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This weeks letters

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Further, the topography of the proposed logging area, with its thin soils and moss, is stabilized by the existing trees. If 70 per cent of those trees are removed, this slope, which already has a history of slide activity and damage to Pemberton Creek, might be dangerously unstable. CRB/Weyerhaeuser has not provided evidence or a geo-technical report to show how they might address such dangers.

Impacting the community’s tourism values as a Gateway to the backcountry

A key finding from the 2000 report, "Forest Tourism Opportunities Study for Squamish Forest District & In-SHUCK-ch / N’Quat’qua Statement of Intent Area" was that "the main challenges to tourism and economic development [in the region] continue to be the lack of infrastructure, services and amenities in the rural areas, the lack of community/political support for tourism, and land and resource management concerns as use expands. Growth management and land use are real concerns especially along the Highway 99 corridor.

If not managed properly things like highway development, recreational resource use conflicts and visual quality management have the potential to degrade visitor experiences and perhaps jeopardize the marketability the region has earned over the last 20 years."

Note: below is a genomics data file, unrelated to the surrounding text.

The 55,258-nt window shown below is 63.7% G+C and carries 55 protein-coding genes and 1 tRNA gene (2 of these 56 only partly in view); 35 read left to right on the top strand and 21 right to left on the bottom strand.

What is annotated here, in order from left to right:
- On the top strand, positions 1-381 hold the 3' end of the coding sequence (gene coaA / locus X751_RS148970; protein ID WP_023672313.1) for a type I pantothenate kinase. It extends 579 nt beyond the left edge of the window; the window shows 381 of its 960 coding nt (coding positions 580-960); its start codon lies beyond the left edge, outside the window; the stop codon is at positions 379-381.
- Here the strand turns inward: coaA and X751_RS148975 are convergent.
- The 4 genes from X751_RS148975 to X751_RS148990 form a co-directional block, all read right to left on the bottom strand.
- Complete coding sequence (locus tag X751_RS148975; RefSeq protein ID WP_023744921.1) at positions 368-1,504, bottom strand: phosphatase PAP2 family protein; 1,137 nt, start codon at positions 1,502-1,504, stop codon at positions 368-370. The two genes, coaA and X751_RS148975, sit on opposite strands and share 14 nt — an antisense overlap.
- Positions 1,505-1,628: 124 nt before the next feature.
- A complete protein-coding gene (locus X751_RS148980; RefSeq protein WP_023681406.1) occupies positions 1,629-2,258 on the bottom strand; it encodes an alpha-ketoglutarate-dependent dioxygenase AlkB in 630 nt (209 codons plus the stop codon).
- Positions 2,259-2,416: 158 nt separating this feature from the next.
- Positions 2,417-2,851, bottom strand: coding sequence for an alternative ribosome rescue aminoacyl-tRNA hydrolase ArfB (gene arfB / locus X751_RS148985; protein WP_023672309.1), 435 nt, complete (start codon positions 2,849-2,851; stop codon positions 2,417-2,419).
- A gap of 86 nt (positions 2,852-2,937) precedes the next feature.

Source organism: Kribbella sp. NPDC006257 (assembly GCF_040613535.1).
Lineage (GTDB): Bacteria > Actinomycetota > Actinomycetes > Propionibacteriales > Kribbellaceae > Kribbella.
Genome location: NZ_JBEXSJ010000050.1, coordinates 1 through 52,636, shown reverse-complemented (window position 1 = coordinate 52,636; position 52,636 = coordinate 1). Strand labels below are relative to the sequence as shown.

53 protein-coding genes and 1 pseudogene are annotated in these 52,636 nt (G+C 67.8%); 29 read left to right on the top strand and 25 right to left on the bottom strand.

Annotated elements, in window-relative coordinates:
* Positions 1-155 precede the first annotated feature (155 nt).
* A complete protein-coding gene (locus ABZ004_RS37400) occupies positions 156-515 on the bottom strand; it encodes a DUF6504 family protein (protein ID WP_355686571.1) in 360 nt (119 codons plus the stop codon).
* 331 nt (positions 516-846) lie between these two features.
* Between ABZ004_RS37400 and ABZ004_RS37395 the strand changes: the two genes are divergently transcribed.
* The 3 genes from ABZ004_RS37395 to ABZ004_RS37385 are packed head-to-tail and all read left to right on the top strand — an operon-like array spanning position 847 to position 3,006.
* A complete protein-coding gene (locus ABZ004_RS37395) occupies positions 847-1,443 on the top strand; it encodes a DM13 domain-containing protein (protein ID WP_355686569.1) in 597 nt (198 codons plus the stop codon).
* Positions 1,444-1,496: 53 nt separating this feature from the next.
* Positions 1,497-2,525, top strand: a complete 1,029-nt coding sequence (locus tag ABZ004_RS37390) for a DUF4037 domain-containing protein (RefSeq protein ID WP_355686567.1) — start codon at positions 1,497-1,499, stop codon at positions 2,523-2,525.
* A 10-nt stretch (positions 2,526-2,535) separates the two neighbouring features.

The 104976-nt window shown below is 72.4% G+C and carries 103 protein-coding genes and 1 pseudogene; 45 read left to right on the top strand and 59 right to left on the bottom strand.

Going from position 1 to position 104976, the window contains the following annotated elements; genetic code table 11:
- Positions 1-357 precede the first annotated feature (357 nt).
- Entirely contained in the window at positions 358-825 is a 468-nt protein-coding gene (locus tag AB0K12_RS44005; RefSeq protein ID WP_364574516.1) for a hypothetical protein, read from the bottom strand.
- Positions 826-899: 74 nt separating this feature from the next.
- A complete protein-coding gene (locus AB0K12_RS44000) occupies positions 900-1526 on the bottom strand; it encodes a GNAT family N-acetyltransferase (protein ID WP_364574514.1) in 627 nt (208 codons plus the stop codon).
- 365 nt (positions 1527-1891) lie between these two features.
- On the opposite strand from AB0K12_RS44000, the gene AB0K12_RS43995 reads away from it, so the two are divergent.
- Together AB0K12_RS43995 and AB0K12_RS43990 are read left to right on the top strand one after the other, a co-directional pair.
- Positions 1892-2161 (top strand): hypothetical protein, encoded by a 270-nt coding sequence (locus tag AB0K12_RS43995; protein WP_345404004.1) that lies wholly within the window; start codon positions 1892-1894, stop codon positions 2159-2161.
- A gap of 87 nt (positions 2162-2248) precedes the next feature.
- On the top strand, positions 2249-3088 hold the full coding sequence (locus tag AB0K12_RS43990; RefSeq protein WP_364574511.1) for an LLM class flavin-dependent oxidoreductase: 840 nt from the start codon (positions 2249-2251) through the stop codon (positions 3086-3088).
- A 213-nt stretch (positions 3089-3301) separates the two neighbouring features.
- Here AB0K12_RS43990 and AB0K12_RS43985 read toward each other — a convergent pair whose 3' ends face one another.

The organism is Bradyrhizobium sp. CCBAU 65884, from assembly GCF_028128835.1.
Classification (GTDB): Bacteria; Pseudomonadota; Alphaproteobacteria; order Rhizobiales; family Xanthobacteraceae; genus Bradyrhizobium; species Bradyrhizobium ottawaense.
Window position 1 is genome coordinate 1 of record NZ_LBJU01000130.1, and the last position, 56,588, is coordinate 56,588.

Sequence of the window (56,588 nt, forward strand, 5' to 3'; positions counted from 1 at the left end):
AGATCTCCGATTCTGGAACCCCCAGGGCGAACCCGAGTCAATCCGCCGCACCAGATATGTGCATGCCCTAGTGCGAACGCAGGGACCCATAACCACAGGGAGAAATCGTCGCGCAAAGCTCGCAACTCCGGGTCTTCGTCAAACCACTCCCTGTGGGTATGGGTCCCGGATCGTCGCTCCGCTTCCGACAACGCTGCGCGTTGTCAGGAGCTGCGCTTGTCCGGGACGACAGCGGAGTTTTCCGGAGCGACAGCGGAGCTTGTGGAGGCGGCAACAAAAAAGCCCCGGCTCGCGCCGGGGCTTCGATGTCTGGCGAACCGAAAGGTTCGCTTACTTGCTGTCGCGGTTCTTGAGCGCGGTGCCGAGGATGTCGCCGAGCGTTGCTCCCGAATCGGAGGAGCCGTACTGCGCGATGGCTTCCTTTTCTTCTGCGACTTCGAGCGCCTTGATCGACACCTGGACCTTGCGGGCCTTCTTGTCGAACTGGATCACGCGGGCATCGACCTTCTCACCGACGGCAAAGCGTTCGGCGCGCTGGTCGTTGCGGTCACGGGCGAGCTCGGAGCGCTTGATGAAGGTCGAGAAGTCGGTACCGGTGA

Pemberton is just starting to build its vision and infrastructure as a tourism-supported economy. The proposed logging will impact that in such a way that visitor experiences will be degraded, and that potential may be jeopardized. There are not enough advantages flowing to the community from the logging to justify the risk.

Visual Quality Impacts and the draft LRMP

The Land and Resource Management Plan for the Sea to Sky region addresses Visual Landscape Management, acknowledging that the region offers unique and significant visual resources. Visual quality objectives, formally approved by the Ministry of Forests District Manager, cover areas with the highest visual importance, being those areas surrounding major communities, such as the proposed cutblocks, which is mapped as a Known Scenic Area.

The LRMP process has been a nearly two year process of collaboration between various regional stakeholders, to develop the most comprehensive guide possible to assist with land use and resource extraction decisions. The timber industry is just one contributor to the provincial economy – it’s needs must be balanced by tourism, recreation and wild-land values.

The high visibility of this location require the utmost care in logging, and I suggest, would be more appropriately dealt with by electing not to log here. The LRMP draft states that "the visual resources of the plan area are significant and represent important quality of life values for residents and high value recreation and tourism experiences for visitors." I ask you not to negatively impact on the visual resources of our community.